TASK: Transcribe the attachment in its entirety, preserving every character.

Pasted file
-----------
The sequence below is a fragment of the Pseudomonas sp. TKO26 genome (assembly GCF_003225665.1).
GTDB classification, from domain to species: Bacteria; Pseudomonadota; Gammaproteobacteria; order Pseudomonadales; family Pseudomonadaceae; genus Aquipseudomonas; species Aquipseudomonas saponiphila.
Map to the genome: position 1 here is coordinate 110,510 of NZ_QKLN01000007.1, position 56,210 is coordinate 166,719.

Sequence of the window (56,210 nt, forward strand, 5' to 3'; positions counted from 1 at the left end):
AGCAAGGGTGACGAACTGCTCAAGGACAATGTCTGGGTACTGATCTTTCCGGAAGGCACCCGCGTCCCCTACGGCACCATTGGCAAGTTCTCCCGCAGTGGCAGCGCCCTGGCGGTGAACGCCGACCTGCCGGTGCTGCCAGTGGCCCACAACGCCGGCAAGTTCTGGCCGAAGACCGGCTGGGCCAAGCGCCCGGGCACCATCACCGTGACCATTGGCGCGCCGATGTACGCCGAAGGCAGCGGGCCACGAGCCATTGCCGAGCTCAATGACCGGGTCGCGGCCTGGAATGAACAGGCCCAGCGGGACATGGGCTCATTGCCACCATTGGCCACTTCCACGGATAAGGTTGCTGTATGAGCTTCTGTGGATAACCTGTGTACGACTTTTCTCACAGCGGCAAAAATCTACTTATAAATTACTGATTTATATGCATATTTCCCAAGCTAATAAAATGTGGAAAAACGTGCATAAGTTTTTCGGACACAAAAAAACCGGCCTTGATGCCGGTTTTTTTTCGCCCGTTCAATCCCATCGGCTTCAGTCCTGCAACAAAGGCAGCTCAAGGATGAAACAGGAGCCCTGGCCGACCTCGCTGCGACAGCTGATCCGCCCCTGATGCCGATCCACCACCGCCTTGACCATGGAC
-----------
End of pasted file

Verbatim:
The sequence below is a fragment of the Pseudomonas sp. TKO26 genome (assembly GCF_003225665.1).
GTDB classification, from domain to species: Bacteria; Pseudomonadota; Gammaproteobacteria; order Pseudomonadales; family Pseudomonadaceae; genus Aquipseudomonas; species Aquipseudomonas saponiphila.
Map to the genome: position 1 here is coordinate 110,510 of NZ_QKLN01000007.1, position 56,210 is coordinate 166,719.

Sequence of the window (56,210 nt, forward strand, 5' to 3'; positions counted from 1 at the left end):
AGCAAGGGTGACGAACTGCTCAAGGACAATGTCTGGGTACTGATCTTTCCGGAAGGCACCCGCGTCCCCTACGGCACCATTGGCAAGTTCTCCCGCAGTGGCAGCGCCCTGGCGGTGAACGCCGACCTGCCGGTGCTGCCAGTGGCCCACAACGCCGGCAAGTTCTGGCCGAAGACCGGCTGGGCCAAGCGCCCGGGCACCATCACCGTGACCATTGGCGCGCCGATGTACGCCGAAGGCAGCGGGCCACGAGCCATTGCCGAGCTCAATGACCGGGTCGCGGCCTGGAATGAACAGGCCCAGCGGGACATGGGCTCATTGCCACCATTGGCCACTTCCACGGATAAGGTTGCTGTATGAGCTTCTGTGGATAACCTGTGTACGACTTTTCTCACAGCGGCAAAAATCTACTTATAAATTACTGATTTATATGCATATTTCCCAAGCTAATAAAATGTGGAAAAACGTGCATAAGTTTTTCGGACACAAAAAAACCGGCCTTGATGCCGGTTTTTTTTCGCCCGTTCAATCCCATCGGCTTCAGTCCTGCAACAAAGGCAGCTCAAGGATGAAACAGGAGCCCTGGCCGACCTCGCTGCGACAGCTGATCCGCCCCTGATGCCGATCCACCACCGCCTTGACCATGGAC